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Tuesday, December 8, 1998 Published at 22:27 GMT

World: Middle East

Libya set to discuss Lockerbie trial

270 people died in the bombing over Scotland a decade ago

Libya's top government institution, the General People's Congress, is sitting for its regular session in the coastal town of Sirte.

It is expected to make a further move towards the handing over of two Libyans charged with the Lockerbie airliner bombing.

The BBC's Barnaby Mason: "There are still many uncertainties"
The delegates have invited Libyan leader Muammar Gaddafi to address the meeting in the coastal town of Sirte, but his attendance is not yet confirmed.

A debate on the future of the Lockerbie suspects is likely to follow other business in the congress session which is expected to last more than a week.

[ image:  ]
The congress usually meets once or twice a year for several days to endorse Colonel Gaddafi's decisions. It also discusses foreign, internal, economic and social policies, adopt laws and the budget, and names a new government.

The meeting comes after a weekend visit to Libya by UN Secretary-General, Kofi Annan, to try to arrange the handing over of the two suspects with Colonel Gaddafi.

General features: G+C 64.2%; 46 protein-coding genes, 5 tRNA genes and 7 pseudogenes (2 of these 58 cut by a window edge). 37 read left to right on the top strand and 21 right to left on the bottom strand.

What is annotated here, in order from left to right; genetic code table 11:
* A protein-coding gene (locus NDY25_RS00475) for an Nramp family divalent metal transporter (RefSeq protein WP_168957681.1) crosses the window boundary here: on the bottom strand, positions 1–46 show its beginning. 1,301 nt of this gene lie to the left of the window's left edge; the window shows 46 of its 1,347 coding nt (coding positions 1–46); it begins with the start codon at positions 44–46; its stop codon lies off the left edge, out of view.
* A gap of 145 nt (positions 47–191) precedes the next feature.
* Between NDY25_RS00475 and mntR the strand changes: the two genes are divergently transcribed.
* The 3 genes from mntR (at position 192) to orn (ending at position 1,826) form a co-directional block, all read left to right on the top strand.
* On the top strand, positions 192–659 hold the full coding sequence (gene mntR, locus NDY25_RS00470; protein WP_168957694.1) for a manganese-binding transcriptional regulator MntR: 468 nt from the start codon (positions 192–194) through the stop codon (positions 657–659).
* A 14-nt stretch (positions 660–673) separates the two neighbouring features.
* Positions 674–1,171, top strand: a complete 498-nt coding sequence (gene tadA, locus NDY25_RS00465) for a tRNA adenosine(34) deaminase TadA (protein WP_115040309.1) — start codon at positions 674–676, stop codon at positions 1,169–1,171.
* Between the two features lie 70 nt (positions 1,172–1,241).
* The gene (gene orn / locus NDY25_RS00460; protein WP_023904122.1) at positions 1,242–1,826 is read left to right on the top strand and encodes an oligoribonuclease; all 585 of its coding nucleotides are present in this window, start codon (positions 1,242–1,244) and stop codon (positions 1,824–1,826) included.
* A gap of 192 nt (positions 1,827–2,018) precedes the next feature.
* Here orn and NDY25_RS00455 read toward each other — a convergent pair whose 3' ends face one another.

"We have made positive progress. We are on our way to resolving the issue," Mr Annan said.

He said the Libyans "understand the realities" of the case but had their own mechanisms for consulting and deciding.

[ image: Mr Annan was
Mr Annan was "cautiously optimistic" after his Libyan trip
The United States and Britain are pressing for the surrender of two alleged Libyan intelligence agents accused of the bombing.

They have agreed to Libya's demand that the trial be held on neutral ground in the Netherlands and are keen to see the two men turned over before the 10th anniversary of the bombing on 21 December.

The BBC Diplomatic Correspondent Barnaby Mason, who is in Tripoli, says some observers think there will be a substantial move, perhaps a statement in favour of the handover.

Our correspondent says Libya desperately wants to be fully reintegrated into the international community and is convinced that the offer made by the UK and the US is the only way of getting humiliating UN sanctions lifted.

But he says agreeing to a deal still has risks for Colonel Gaddafi and Libyans remain suspicious, especially in the case of the United States, that there is some trick or hidden conspiracy behind the offer.

Britain has adopted a more conciliatory tone towards Libya than the United States, indicating that a handover would make the restoration of normal diplomatic relations possible.

By contrast, the United States has enforced its own sweeping economic sanctions against Libya, and in 1986 its aircraft came close to killing Colonel Gaddafi in a bombing raid to retaliate for a bomb attack blamed on Libya.

The correspondent says that even if agreement does emerge from the congress, the handover is unlikely to follow in time for the anniversary.

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